Not Dead Yet!

Posted: January 2, 2017 in Uncategorized

drawingDespite the dearth of posts on VECTr, progress has been proceeding, albeit in fits and starts. (I have been making some major transitions in my day job, too,  over this time.)  Encouraged by the interest in the original video of VECTr’s operation (which now has over 12K views), I sought to refine and simplify the design so as to make it more feasible for me to conduct a first run at manufacturing it commercially.  I also tried to take into account suggestions for making it more compatible and smoother in its operation.  In the weeks ahead, I will be detailing the improvements I made, designs I tried, and challenges I encountered in these past intervening months.  I will also be giving updates on the state of the current design and progress in testing it, hopefully continuing to move toward the point of making a salable product for widespread use.  Stay tuned for further updates!

Thanks to all of you who have visited the original VECTr video on YouTube. Our number of visitors has now exceeded 10,000! Check out an updated version of the video here:


So a bike blog, The Retrogrouch, makes passing reference to VECTr while showcasing another device (the Wavetrans) to show that expanding chainring devices are nothing new in the history of bicycle transmissions.  After noting the coolness of its various features, the Retrogrouch asks, quoting the  Wavetrans website:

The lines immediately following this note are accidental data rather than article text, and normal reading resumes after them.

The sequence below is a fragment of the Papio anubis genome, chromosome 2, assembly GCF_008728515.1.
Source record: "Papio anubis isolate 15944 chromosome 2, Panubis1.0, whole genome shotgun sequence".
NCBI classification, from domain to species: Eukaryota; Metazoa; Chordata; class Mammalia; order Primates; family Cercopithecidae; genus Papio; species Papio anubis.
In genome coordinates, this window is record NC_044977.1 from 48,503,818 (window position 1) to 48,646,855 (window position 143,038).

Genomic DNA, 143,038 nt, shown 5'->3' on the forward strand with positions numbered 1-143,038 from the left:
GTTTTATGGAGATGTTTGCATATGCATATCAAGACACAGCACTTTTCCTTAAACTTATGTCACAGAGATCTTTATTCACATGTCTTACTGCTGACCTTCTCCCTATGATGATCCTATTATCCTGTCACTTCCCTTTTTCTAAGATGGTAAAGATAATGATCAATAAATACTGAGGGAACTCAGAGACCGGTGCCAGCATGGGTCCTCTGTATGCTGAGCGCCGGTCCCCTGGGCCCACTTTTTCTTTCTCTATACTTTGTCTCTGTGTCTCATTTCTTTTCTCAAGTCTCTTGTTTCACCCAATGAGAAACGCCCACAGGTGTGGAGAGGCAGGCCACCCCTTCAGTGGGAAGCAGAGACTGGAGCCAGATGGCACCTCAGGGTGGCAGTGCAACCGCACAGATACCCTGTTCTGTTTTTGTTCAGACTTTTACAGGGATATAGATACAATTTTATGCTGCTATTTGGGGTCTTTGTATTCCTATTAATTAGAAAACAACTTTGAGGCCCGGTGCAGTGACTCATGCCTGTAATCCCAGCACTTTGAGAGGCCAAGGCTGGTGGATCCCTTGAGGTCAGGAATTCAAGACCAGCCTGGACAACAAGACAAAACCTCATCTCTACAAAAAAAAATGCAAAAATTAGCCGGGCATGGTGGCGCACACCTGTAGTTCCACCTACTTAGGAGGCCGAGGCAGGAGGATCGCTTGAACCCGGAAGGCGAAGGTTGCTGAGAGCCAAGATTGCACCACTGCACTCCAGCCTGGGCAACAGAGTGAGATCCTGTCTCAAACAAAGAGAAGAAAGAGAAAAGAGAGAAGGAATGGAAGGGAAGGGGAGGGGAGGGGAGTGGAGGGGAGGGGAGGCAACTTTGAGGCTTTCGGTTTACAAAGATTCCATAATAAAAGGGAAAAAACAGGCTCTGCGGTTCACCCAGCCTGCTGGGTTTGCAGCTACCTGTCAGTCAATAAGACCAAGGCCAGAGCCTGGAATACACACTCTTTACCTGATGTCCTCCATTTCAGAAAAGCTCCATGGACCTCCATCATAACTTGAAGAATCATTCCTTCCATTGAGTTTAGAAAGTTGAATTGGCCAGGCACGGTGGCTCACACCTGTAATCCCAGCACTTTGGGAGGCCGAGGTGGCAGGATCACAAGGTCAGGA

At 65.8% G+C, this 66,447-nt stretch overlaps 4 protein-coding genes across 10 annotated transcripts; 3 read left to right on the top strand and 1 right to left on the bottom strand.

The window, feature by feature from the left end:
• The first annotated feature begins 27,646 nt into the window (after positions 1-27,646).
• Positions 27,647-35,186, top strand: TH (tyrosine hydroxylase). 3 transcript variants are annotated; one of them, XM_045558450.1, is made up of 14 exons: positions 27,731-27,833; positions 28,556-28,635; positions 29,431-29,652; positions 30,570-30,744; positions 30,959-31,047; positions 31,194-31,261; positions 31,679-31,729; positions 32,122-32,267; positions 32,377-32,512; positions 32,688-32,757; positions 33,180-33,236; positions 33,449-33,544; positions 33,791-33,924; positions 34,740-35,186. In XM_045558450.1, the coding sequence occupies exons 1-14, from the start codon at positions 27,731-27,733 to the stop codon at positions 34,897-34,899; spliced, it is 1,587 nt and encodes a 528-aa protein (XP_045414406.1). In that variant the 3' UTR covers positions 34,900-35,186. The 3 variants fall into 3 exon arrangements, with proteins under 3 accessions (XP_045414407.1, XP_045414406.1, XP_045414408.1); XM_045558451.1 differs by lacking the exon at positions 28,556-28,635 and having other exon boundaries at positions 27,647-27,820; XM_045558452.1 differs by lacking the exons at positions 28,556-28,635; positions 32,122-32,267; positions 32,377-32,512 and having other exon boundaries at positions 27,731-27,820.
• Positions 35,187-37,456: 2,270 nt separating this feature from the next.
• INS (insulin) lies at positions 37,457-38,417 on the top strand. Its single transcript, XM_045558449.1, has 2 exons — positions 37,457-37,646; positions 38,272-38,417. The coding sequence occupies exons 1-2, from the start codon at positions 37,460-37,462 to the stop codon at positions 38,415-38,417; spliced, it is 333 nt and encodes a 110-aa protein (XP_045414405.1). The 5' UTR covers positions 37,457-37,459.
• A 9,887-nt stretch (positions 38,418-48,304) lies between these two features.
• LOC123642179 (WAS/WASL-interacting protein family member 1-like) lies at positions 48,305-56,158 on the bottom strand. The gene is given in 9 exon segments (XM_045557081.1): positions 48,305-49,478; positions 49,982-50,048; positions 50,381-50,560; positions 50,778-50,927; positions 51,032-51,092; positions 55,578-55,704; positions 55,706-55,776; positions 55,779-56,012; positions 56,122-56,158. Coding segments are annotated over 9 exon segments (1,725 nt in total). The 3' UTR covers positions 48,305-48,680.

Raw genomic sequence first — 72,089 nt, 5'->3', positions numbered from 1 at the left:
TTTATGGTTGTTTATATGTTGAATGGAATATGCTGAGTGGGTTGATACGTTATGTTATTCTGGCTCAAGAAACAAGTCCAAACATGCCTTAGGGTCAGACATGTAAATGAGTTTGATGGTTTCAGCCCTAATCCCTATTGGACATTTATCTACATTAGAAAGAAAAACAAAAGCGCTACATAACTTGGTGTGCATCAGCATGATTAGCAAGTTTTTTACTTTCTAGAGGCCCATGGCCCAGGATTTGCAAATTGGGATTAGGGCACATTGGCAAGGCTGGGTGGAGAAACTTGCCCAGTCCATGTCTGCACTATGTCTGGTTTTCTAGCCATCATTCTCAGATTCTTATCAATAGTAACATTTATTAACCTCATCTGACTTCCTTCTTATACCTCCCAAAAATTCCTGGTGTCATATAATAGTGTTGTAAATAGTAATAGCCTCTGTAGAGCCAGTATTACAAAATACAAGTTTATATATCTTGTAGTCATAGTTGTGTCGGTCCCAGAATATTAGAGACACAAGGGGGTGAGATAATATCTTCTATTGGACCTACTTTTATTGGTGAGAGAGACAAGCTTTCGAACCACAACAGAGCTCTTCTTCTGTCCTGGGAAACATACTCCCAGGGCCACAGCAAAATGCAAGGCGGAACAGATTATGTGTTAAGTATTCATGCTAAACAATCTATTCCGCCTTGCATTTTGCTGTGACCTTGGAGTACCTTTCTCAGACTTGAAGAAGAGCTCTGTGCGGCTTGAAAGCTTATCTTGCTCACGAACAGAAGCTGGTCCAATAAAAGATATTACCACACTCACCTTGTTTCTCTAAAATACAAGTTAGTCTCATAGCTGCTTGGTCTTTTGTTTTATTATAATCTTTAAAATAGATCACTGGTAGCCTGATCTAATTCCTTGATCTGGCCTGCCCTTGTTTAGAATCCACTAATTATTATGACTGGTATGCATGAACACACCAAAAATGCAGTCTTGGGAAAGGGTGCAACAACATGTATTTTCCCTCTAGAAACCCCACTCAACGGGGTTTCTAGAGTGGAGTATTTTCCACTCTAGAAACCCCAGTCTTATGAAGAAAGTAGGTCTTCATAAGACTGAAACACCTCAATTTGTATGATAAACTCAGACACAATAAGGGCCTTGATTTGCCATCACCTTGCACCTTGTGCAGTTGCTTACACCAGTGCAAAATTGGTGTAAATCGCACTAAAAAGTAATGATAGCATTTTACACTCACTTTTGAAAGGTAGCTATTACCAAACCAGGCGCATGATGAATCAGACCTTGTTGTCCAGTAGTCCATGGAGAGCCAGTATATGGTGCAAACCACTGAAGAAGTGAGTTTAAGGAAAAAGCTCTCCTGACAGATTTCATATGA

You know what else is cool about Wavetrans? It’s ‘something . . . that you have never seen before.’ . . . Unless you actually know something about bicycle history, that is. In which case you know that these things go back almost to the beginning of the safety bicycle.

If you’ve read prior posts of this blog, you’ll know that the insight that expanding chainrings are nothing new, is itself nothing new.  I pointed out in a post on August 30 (here) that this had been tried for over 100 years, but that most of these devices tried to expand the whole circumference of the chainring all at once, which seems to be impossible given that the links on a chain cannot stretch.  The realization that changes in the chainring’s radius would have to occur when the chain is not engaging led me along the path to VECTr.  The Wavetrans inventor seems to have made the same discovery.

If you look at the prior designs over the last century, you will notice how massive and complicated they look.  And with mass and complication comes weight and expense.  This seems to have been the demise of the previous admittedly ingenious designs.  Retrogrouch draws this moral from his history lesson:

Something tells me that people today are no more likely to adopt a transmission that’s heavier, more expensive, and more complicated than a derailleur system than they were 20, 30 or even 100 years ago. I just don’t see the Wavetrans (or the VECTr, or any other similar ideas that might be brewing out there today) having any more success than their Victorian-era counterparts, or any of the revivals from the ’70s and ’80s.

The claim that the idea of an expanding chainring has been tried and failed is the most common criticism I have received about VECTr. I am somewhat surprised and disappointed that this is often the first reaction of the more serious bike enthusiast.  I would not have thought this was so conservative and staid a group.  They seem to reject new ideas, or new attempts to make old ideas viable, because they are not the now current standard.  Never mind that what is now old, was once new.